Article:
Cultural Orientation and Attitudes Toward Different Forms of Whistleblowing: A Comparison of South Korea, Turkey, and the U.K.

Journal of Business Ethics (Impact Factor: 0.96). 10/2008; 82(4):929-939. DOI: 10.1007/s10551-007-9603-1
Source: RePEc

ABSTRACT This article reports the findings of a cross-cultural study that explored the relationship between nationality, cultural orientation,
and attitudes toward different ways in which an employee might blow the whistle. The study investigated two questions – are
there any significant differences in the attitudes of university students from South Korea, Turkey and the U.K. toward various
ways by which an employee blows the whistle in an organization?, and what effect, if any, does cultural orientation have on
these attitudes? In order to answer these questions, the study identified six dimensions of whistleblowing and four types
of cultural orientation. The survey was conducted among 759 university students, who voluntarily participated; 284 South Korean,
230 Turkish, and 245 U.K. Although all three samples showed a preference for formal, anonymous and internal modes of whistleblowing,
there were significant variations related to nationality and cultural orientation. The findings have some key implications
for organizational practice and offer directions for future research.

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    ABSTRACT: Whistle-blowing indicates disclosing organizational wrongdoings resulting in harm to third parties. An individual’s decision to blow the whistle might be based upon organizational, situational or personal factors. This study inquires the relationship between value orientations of teachers and choices for whistle-blowing with particular modes. Descriptive statistics, Correlation matrix, and regression analysis were used for analyzing the data. The sample includes 291 teachers in Turkey. Results revealed that, teachers prefer both external and anonymous reporting slightly. Besides, collectivism positively affects teachers’ choices for whistle-blowing modes, while individualism affects positively only anonymous reporting. The results showed that there is no relationship between the values and intentions of the teachers to blow the whistle externally, and anonymously. While there have been many studies examining whistle blowing with different factors in especially marketing, there has not been any intention for examining it in education. Thus, this paper aimed to contribute to the extant literature by choosing Turkey and education as context as most studies have been conducted in the Western cultures, and in accounting or marketing service.
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    ABSTRACT: The aim of this study is to examine the cultural attitude variations among aspiring managers of private university and state technical university on the basis of personal factors (age and gender)and family factors (occupation of father and family income)with a sample size of 138 MBA final year students with 69 respondents from each university. For this purpose the analysis part has been divided in to two categories. First part determines the variations in cultural attitude among aspiring managers across personal factors as well as family factors with the help of t-test and ANOVA. The second part elucidates the relationship between age, gender, occupation of father, family income and cultural attitude with the help of correlation analysis. The first finding of this study suggests that aspiring managers of state technical University differ significantly on the basis of age only in case of 'Individualism v/s Collectivism' ,on the basis of gender only in case of 'Masculinity v/s Femininity' and on the basis of age and gender in case of overall cultural attitude. But the aspiring managers of private university do not differ significantly in any case. Secondly the study represents both negative and positive correlation among personal factors, family factors and cultural attitude of aspiring managers which signifies that the aspiring managers studying in a private university in NCR have exhibited cultural insensitivity in contrast to their counterparts studying in State Technical University in other region.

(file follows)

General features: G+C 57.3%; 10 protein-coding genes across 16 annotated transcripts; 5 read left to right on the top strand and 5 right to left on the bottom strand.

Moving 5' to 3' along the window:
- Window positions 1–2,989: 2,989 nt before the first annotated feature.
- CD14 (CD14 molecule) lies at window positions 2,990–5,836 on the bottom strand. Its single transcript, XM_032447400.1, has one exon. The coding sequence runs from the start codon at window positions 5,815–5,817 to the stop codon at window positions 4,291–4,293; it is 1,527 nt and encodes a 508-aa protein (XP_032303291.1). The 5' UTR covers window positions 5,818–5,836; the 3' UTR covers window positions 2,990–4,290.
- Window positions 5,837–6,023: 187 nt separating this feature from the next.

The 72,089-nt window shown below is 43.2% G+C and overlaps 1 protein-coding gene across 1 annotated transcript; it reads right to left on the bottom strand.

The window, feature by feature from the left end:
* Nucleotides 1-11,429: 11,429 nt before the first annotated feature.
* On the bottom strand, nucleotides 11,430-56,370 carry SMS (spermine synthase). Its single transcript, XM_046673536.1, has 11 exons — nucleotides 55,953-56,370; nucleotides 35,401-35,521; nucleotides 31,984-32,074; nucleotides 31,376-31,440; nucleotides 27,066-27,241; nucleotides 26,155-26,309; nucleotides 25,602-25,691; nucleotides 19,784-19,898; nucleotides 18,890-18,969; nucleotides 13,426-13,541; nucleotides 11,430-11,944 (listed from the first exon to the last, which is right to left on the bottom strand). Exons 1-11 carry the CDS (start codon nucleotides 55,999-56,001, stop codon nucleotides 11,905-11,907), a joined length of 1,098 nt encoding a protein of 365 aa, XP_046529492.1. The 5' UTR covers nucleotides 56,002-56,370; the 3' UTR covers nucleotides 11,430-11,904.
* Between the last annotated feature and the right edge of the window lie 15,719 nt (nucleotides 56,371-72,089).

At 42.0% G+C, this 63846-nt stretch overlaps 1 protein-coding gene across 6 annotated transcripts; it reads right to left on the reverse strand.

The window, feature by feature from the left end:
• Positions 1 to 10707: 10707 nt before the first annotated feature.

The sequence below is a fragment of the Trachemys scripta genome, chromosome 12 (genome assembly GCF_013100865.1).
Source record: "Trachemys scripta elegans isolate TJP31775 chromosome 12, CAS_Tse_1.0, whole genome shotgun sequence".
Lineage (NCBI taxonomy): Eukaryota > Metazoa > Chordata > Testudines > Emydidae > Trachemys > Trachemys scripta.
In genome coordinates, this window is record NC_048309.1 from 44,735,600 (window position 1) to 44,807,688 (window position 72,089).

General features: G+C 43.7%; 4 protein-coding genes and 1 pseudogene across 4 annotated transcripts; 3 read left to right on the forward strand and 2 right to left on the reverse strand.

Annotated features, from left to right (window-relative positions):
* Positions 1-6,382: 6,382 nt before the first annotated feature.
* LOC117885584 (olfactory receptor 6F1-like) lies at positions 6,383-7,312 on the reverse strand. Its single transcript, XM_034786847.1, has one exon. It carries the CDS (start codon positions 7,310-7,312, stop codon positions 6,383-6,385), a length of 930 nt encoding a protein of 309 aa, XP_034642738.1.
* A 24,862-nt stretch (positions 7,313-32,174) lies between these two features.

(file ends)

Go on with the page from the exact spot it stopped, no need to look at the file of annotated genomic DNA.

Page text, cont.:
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    ABSTRACT: This study inquires whistle blowing intentions of alternatively certified prospective teachers, investigating their moral reasoning to blow the whistle. Specifically three hypotheses were tested: Overall ethical awareness of the alternatively certified prospective teachers is high; the participants will identify reasons related to philosophical values such as justice, deontology, utilitarianism, relativism and egoism as reasons for reporting wrongdoings; and they are more likely to whistle blow internally or externally when guaranteed their jobs. The sample is 180 prospective teachers who were voluntarily participated in Turkey. The author developed the instrument reviewing the literature. Results revealed that, overall ethical awareness of the participants is high. Philosophical values affect the participant’s ethical evaluation; especially justice and relativism have the strongest effect on their ethical reasoning. Lastly, the prospective teachers would prefer whistle-blowing more when they would have job guarantee than they would work as contracted. While there have been many studies examining whistle blowing with different factors such as cultural differences, organizational climate, ethical decision making in especially marketing, there has not been any intention for examining it in education. Thus, this paper aimed to contribute whistle blowing studies exploring whistle blowing intentions, and moral reasoning of prospective teachers.
    Educational Research and Reviews 01/2013; 8(8):506-518.

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